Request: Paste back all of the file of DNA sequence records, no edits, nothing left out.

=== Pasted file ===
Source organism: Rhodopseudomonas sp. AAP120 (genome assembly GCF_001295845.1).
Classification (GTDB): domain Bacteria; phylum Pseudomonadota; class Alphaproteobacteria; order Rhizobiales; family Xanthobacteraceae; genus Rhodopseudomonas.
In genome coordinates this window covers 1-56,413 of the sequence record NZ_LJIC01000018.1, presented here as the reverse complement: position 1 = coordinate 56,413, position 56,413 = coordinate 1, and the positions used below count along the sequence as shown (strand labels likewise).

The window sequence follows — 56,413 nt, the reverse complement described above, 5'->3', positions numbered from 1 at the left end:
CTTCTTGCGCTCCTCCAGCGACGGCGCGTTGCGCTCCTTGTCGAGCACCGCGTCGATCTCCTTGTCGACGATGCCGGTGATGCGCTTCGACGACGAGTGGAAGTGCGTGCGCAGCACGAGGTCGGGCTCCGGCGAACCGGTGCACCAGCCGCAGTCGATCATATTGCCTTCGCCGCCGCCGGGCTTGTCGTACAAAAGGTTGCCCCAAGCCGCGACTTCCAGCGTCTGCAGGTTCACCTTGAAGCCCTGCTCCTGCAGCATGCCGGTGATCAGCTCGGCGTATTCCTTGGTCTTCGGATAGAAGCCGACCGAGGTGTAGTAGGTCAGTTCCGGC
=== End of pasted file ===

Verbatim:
Source organism: Rhodopseudomonas sp. AAP120 (genome assembly GCF_001295845.1).
Classification (GTDB): domain Bacteria; phylum Pseudomonadota; class Alphaproteobacteria; order Rhizobiales; family Xanthobacteraceae; genus Rhodopseudomonas.
In genome coordinates this window covers 1-56,413 of the sequence record NZ_LJIC01000018.1, presented here as the reverse complement: position 1 = coordinate 56,413, position 56,413 = coordinate 1, and the positions used below count along the sequence as shown (strand labels likewise).

The window sequence follows — 56,413 nt, the reverse complement described above, 5'->3', positions numbered from 1 at the left end:
CTTCTTGCGCTCCTCCAGCGACGGCGCGTTGCGCTCCTTGTCGAGCACCGCGTCGATCTCCTTGTCGACGATGCCGGTGATGCGCTTCGACGACGAGTGGAAGTGCGTGCGCAGCACGAGGTCGGGCTCCGGCGAACCGGTGCACCAGCCGCAGTCGATCATATTGCCTTCGCCGCCGCCGGGCTTGTCGTACAAAAGGTTGCCCCAAGCCGCGACTTCCAGCGTCTGCAGGTTCACCTTGAAGCCCTGCTCCTGCAGCATGCCGGTGATCAGCTCGGCGTATTCCTTGGTCTTCGGATAGAAGCCGACCGAGGTGTAGTAGGTCAGTTCCGGC